There was a time in my life when I wanted to climb the corporate latter, at least, the organizational one. I was willing to do this because it meant more money. Meanwhile my wife spent many of those years as a full-time mother. I say “full-time mother” instead of “stay-at-home mom” because motherhood is a job, whether you enjoy parenting or not. And it requires two shifts a day. When I came home from work during our kids’ early years, my wife was “off duty”.
Fifteen years into the work force, I had no problem “giving up the reins” and let my wife be the one who was working. She was stuck at home, with no real social life, and several attempts at starting something part-time at-home all failed to stick.
And so when I read Mother May I by Tina Parker, every memory of parenting those newborns and toddlers was brought up. I identified with Parker a lot as a parent.
Parker writes about the fun parts of parenting as well as the stuff parents feel they shouldn’t say aloud about raising small children. Her poems aren’t particularly musical, but that gives room for telling it like it is.
The collection is loosely divided into four parts, the dividers being a poem called “Questionnaire”. It is a fill-in-the-blank questionnaire for young women. The first time it appears, the answers a left blank.
How many times have you been pregnant? ______________________
How many children born alive? ______________________
The second time the answers are filled in
Finally the poem is a prose poem
I have two daughters. My first pregnancy ended in a miscarriage…
I love the titles in this collection. They are introductory statements, usually something one of her kids said, such as the poem “When Our Five-Year-Old Asks If There Is More Sky Or Grass”. Sometimes these titles are the poems themselves. It reminds me how poetic young kids are.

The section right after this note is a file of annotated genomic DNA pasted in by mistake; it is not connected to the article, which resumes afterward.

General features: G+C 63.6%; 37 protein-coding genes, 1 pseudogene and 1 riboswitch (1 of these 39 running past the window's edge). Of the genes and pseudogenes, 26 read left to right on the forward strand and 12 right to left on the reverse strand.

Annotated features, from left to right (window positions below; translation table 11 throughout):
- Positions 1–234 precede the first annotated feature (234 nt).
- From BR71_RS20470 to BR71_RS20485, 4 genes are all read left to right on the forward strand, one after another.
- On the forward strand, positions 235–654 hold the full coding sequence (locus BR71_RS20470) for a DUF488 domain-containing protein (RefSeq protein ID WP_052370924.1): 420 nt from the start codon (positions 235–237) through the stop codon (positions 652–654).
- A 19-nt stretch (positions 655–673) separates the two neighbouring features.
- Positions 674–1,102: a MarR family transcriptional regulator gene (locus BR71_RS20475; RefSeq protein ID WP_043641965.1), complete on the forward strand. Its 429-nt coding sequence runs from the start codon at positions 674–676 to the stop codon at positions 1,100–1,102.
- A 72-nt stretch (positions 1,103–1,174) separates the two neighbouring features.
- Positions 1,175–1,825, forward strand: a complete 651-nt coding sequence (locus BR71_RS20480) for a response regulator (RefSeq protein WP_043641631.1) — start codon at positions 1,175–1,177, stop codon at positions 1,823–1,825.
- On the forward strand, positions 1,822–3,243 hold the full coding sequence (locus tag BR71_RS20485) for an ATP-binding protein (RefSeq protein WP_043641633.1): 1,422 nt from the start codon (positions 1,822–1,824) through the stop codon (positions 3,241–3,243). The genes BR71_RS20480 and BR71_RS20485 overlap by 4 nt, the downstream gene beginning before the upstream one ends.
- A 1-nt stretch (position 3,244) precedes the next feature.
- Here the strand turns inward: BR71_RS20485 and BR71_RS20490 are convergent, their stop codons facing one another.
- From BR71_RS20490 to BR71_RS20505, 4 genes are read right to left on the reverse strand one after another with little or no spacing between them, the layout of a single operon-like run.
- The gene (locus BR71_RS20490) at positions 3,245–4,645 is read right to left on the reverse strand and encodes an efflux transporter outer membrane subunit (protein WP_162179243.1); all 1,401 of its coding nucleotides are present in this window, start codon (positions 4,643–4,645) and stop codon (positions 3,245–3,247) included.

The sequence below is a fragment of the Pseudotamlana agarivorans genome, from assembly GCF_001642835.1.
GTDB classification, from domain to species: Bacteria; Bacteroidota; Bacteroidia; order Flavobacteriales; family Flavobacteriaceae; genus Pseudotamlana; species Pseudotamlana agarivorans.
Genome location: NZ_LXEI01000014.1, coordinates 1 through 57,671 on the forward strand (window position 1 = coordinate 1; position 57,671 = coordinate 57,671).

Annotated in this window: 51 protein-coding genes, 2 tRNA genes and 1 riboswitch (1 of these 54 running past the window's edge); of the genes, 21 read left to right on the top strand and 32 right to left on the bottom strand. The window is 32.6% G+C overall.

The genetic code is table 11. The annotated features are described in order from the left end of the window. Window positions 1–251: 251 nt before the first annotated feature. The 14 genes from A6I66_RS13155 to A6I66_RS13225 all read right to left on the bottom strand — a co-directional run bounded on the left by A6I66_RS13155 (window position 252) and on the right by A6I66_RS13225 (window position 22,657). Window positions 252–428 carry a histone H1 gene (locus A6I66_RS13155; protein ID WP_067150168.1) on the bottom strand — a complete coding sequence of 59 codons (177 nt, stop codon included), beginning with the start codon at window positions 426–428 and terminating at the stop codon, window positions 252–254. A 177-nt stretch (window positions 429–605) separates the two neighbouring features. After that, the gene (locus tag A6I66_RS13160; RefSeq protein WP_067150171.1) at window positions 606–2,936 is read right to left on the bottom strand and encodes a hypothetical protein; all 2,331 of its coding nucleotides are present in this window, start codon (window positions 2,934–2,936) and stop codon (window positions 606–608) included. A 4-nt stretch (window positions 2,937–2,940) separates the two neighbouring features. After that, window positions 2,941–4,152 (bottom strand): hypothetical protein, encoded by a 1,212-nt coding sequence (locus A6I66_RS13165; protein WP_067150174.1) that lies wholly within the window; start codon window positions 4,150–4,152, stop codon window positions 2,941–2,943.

Some poems, such as “How to Get Toddlers Into the Car” both have an element of humor that makes me chuckle, but also hurts deep in my heart as I remember how hard the simplest tasks could be. In fact, there are so many poems in this collection that are complete with a 1-2 punch, such as one about a father who is there but is still absent. In this collection Parker is a mother asking “May I” too, because she writes about topics some might consider taboo, such as hurting your child for the first time. She communicates a struggle some mothers are ashamed of, and in doing so provides an answer to her own question.
My favorite poem in the collection is “Just Like That I Have a Daycare Baby”, which starts out innocent enough
Only she’s not a baby
She’s four but still
Some other woman gets her
Breakfast and lunch and snack
And fixes her hair when the clips fall out…
Soon the poem turns ever so slightly, but painfully, as the mother describes going to work. The turn is right around:
I have time to pour coffee
And put creamer in
I have time to drink it
Sometimes I even make it
I get paid to do this…
Everyone without kids who want to know what parenting is like should buy this collection. And those with kids as well — it is not a difficult book to read; on the contrary, it is a very enjoyable read. The poems about the joys of motherhood made me smile.
Mother May I is published by Sibling Rivalry Press.